- Customer intelligence: Data.com enriches contact and account information with fresh feeds from sources such as LinkedIn and many others. Enables both sales and marketing to create detailed contact profiles for segmentation, targeting and campaign management.
- Social advertising and content management: The recent Buddy Media acquisition provides support for a wide range of social channels (social, web, mobile) and formats including contests, videos, and photos. Users can coordinate their publishing and advertising activity and measure impact throughout the social sphere.
- Social listening and analytical tools: Radian 6 monitors popular social services such as Twitter, Facebook, LinkedIn, YouTube, as well as blogs, forums, communities and more. Supports 17 languages and mobile access.
- Core CRM functionality: Salesforce.com consolidates resources to provide sales reps with a single source that can connect them with other applications, contacts, colleagues and workflows. Pulls data together into account/opportunity context. Delivers reporting data to sales and sales managers and can provide opportunity and pipeline performance data into other systems such as marketing and order management.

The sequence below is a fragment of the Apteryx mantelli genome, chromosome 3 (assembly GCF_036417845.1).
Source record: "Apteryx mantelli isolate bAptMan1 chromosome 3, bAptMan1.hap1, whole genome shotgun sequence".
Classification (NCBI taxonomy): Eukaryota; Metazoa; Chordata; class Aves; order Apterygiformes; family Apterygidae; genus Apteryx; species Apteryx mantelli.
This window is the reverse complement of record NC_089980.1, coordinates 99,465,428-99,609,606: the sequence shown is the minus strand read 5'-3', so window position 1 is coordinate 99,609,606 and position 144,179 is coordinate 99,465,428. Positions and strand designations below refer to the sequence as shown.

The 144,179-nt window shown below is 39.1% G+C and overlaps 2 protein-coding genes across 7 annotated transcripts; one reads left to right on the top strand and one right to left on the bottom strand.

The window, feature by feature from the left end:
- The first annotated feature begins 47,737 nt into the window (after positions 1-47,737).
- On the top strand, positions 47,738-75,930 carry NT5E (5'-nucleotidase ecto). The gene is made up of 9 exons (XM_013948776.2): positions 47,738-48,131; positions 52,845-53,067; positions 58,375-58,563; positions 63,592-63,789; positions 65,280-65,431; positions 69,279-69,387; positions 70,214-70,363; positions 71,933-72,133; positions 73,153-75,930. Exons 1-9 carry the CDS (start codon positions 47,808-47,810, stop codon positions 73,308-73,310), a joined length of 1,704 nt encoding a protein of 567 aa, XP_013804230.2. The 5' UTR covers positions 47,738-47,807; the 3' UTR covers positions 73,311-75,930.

What’s the most commonly heard word in marketing organizations today? It is “Transformation.”
Dramatic transformational change is sweeping through marketing functions in most industries. And the main “change agent” is the customer. Or what we at the IDC Executive Advisory like to call the “New Buyer” . Our customers and prospects today are crafting their own routes to learning about products and services. They are motivated and skilled at educating themselves and learning from peers. They travel through numerous digital pathways in their exploration process. And by the time they come to a meeting with the vendor sales person, they are smart and savvy. They are empowered.
Marketers need to ask and answer these questions: Where did our Buyers come from? What do they know already? And above all: How do we add new value to where they are in the process of discovery about our product or service? The New Buyer dynamic creates volumes of new data and customer intelligence analysis opportunities for vendors.
In turn, Those in the marketing job function must be able to bring better data into any planning meeting, including discussions on budgets and investments; programs and campaigns; or performance measurement. Hard data needs to complement the “softer side,” or the “art,” of marketing.
The tools for accessing and mining data, and turning data into insights, are now plentiful for today’s marketers. And, The marketing job function might be the last of all an organization’s major functions to become automated.
The marketing winners of tomorrow will be masters of rapid data management — able to turn data into intelligence, intelligence into analysis, and analysis into decision support and execution. Achieving this will be the first step in the rudiments of sales-to-marketing cost control.